1. Key loggers aren’t anything new but they’re taking hold in a largely automated way. I’d mentioned in presentations (twice this year), when I followed a consultant who talked about cracking passwords that passwords don’t mean a thing when there’s a keylogger involved. And it seems the number of pieces of malware with key loggers built in are increasing dramatically. Not a rocket science prediction. Common sense.
  2. We witnessed what we believe are the early indications of a movement from confidentiality motivated attacks (meaning, espionage) to integrity motivated attacks. This year will be the year of data manipulation.  This is a high probability, high damage risk prediction. Companies everywhere will lose the ability to depend on their computing systems to deliver trusted results. This has already proven true in engineering focused industries, but now, enterprise resource management systems, are becoming targets of opportunity, allowing access into any of the multitude of services they connect to. 
  3. Customs offices in several countries were witnessed by Wapack Labs as compromised. One European country’s Visa office was included in that last. This is a major risk to governments everywhere. My prediction? We’ll see key government organizations in the US and elsewhere get compromised in places that vet foreign visitors. Documentation will be generated and delivered. The overarching theme? Fraud is intersecting with information security. Cyber is simply another tool and the Visa offices are not exempt.
  4. Resilience has become the name of the game. Leading edge companies are learning to live with untrusted networks, and as 2016 unfolds, we’ll see several key companies focusing on their efforts on resilient networks.  We don’t believe that Chief Information Security Officers will be replaced with Resilience officers, but taking the role to the next step means ensuring organizations can survive, operate successfully while under massive attack.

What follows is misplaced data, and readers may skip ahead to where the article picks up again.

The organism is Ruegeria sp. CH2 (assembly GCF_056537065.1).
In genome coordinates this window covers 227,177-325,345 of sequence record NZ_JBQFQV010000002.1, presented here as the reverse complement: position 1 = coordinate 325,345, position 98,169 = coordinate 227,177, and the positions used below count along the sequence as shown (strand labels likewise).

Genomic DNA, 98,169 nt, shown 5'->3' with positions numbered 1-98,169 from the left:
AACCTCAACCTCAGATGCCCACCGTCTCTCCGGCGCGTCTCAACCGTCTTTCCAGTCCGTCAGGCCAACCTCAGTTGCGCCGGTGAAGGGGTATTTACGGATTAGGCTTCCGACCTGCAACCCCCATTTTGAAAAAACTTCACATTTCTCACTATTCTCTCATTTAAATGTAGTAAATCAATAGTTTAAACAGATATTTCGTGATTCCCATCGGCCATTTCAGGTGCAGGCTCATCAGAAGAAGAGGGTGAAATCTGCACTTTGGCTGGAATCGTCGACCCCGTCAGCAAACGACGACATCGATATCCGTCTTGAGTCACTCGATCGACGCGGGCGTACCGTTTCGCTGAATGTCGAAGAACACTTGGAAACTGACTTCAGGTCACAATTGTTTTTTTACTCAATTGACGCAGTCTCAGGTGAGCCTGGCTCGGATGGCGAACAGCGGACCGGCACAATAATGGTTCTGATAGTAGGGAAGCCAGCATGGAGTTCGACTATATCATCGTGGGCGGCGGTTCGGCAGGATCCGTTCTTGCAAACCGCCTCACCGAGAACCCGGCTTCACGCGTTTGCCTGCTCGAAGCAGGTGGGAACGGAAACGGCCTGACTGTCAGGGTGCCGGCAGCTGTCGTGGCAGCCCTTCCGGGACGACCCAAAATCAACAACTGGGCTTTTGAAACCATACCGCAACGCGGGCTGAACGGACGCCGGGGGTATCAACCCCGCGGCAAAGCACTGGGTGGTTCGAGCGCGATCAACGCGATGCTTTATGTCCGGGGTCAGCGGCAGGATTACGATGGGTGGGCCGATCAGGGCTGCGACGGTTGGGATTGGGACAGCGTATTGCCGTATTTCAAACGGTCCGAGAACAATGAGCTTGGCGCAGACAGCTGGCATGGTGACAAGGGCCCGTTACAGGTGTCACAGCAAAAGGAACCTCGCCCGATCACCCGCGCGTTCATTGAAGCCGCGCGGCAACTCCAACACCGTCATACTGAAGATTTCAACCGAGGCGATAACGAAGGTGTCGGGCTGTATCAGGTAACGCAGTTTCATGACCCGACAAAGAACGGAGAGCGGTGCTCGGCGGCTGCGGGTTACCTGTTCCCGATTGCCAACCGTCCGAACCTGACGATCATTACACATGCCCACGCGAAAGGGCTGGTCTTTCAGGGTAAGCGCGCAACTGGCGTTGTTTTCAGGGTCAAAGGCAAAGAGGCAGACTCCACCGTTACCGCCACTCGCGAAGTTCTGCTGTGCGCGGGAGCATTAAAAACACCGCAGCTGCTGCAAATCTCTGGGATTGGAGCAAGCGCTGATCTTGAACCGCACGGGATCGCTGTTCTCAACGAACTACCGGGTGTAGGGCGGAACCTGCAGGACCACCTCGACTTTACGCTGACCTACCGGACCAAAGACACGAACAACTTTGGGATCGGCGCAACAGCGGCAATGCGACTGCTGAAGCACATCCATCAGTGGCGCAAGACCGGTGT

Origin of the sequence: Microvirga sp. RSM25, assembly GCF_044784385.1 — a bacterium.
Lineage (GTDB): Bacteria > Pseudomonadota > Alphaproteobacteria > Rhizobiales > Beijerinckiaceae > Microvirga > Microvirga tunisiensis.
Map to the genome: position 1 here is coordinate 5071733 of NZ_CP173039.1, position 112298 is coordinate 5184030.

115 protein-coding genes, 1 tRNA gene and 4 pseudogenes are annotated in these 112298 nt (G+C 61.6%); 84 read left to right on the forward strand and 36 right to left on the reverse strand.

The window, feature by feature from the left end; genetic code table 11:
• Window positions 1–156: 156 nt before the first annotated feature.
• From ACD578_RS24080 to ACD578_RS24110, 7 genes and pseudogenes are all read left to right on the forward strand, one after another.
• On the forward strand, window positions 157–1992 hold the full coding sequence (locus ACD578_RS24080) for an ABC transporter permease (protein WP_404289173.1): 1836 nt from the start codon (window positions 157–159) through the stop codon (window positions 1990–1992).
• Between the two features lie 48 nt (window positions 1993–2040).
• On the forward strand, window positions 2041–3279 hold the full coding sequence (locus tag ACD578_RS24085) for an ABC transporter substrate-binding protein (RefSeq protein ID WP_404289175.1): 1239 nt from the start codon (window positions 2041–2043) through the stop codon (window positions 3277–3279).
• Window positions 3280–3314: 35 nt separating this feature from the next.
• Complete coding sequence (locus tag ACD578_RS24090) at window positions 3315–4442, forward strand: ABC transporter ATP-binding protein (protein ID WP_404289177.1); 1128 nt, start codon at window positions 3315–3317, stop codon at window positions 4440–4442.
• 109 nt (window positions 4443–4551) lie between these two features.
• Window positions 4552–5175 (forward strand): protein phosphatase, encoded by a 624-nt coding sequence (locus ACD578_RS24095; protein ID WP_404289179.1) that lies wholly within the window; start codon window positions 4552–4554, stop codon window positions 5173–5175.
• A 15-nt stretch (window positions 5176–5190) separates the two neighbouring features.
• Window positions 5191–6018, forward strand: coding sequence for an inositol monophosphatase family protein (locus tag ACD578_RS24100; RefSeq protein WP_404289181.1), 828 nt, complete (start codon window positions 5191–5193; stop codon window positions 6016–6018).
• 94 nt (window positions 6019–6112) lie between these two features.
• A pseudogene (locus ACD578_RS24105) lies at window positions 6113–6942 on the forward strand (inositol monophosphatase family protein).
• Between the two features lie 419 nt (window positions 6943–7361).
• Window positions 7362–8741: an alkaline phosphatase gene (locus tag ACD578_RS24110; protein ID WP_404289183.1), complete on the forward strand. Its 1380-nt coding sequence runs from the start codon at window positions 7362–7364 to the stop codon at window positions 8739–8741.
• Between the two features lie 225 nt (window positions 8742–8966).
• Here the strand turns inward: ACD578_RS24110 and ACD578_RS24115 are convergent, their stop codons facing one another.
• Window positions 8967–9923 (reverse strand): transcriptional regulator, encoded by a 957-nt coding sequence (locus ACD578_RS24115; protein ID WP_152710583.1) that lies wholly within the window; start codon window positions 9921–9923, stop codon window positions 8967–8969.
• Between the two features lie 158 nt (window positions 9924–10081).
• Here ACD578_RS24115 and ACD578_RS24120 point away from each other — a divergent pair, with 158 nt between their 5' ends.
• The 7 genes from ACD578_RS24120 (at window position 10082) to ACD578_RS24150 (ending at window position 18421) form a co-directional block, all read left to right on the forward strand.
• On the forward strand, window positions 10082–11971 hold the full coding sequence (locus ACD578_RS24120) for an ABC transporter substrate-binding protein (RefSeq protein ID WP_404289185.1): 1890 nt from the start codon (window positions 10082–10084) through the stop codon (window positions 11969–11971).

5. Service accounts aren't getting enough love... but they will. A service account connects two systems not normally accessed by a human. I.e.: One database connecting and querying another requires credentials, but because the process is automated, it will not require human interaction... so credentials are written into the code or query so human interaction is not required.  If one database queries another, and the credentials required either do not change, or may not be changed (because they're built into the code), they become highly coveted targets. Many of the larger companies have already addressed this problem. Many of the smaller companies don't have the ability to act on this enormous risk... and the bad guys know it. In industry, think supply chain. In personal accounts, think interconnections between various social and cloud based tools. If you can log into a system, and query using a social media login, or have your home thermostat connected to your iCloud account, you've created a service connection --and it can be exploited. 
  6. Systemic risk is the phrase of the year. Systemic risk means that attackers will find singular points to attack, (probably as a result of staticly credentialed service accounts systems).   Need an example? OPM was a wonderful target from systemic perspective. Compromised in such a way that new tech with new thinking was required to identify the breach (math based behavioral anomaly detection), in a target that held such immense importance that nobody would be spared the possibility of targeting. Brilliant! I wish I'd have thought of that when I was in that business. 
2016 is going to bring some big things for Red Sky and the Lab. We're hosting our first Threat Day of the year in January in DC, and we expect to debut Cyberwatch® with our membership. Beyond that, if this works, it's going to transform the way executives look at information security and cyber. So standby. 2016 is going to be transformative... and I can't wait!

Happy New Year!
Jeff